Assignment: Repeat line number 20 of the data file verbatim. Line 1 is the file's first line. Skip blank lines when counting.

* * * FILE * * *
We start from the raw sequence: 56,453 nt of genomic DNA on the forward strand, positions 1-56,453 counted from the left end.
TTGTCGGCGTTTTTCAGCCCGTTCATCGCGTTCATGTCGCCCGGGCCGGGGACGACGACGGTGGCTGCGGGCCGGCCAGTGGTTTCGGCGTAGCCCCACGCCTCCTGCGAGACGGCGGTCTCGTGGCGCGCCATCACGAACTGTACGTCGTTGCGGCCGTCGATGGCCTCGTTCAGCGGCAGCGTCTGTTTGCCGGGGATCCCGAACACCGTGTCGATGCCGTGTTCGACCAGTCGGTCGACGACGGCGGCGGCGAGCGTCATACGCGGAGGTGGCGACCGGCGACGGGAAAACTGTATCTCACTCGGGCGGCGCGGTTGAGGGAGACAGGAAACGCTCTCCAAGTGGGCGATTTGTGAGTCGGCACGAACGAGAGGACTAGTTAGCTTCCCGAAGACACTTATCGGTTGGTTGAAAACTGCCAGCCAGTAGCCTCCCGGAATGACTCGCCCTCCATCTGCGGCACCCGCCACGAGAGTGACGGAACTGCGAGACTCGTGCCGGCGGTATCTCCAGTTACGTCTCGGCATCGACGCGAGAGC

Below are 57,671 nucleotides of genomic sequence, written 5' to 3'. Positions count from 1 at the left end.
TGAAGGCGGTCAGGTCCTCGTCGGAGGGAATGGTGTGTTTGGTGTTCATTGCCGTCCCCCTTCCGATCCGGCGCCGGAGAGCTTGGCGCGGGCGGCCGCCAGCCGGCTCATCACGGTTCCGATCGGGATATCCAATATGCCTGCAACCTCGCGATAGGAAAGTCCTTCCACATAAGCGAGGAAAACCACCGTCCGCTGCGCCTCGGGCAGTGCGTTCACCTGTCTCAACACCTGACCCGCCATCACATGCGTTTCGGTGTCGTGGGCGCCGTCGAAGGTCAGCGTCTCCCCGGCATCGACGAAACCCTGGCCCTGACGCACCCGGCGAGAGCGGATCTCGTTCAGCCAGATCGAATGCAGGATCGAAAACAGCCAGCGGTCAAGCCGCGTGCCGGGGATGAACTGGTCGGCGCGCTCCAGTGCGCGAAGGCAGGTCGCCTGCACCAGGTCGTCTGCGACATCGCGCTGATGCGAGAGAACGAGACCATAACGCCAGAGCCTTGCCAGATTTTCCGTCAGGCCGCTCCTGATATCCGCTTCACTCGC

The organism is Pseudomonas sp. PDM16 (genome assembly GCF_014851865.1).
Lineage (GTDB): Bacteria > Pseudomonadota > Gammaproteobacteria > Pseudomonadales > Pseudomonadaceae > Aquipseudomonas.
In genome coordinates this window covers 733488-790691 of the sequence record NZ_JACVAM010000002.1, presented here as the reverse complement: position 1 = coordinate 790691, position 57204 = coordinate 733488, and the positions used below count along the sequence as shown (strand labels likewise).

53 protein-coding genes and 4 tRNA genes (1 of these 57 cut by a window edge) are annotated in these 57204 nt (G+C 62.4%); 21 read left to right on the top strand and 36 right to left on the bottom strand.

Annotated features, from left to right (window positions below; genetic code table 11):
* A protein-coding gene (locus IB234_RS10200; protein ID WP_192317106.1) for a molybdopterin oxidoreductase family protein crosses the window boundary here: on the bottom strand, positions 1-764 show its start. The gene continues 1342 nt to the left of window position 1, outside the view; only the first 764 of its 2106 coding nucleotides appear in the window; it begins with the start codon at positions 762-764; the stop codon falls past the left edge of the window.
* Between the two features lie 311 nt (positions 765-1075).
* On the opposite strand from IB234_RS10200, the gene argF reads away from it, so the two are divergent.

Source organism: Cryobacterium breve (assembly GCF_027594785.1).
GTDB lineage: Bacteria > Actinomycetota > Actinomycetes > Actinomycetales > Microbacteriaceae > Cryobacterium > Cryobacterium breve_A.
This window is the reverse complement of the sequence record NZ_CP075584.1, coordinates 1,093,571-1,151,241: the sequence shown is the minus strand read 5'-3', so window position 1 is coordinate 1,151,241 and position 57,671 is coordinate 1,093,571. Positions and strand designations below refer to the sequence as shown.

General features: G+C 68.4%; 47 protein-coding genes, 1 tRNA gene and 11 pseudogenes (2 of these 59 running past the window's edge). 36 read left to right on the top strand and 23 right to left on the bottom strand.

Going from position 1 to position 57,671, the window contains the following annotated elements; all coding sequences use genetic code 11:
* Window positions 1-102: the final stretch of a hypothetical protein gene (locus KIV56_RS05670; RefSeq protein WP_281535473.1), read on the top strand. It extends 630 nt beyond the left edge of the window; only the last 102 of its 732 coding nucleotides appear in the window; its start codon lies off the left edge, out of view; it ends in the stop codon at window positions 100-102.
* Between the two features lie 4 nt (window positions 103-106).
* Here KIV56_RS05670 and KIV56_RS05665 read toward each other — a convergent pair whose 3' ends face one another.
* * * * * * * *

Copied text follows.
* Here KIV56_RS05670 and KIV56_RS05665 read toward each other — a convergent pair whose 3' ends face one another.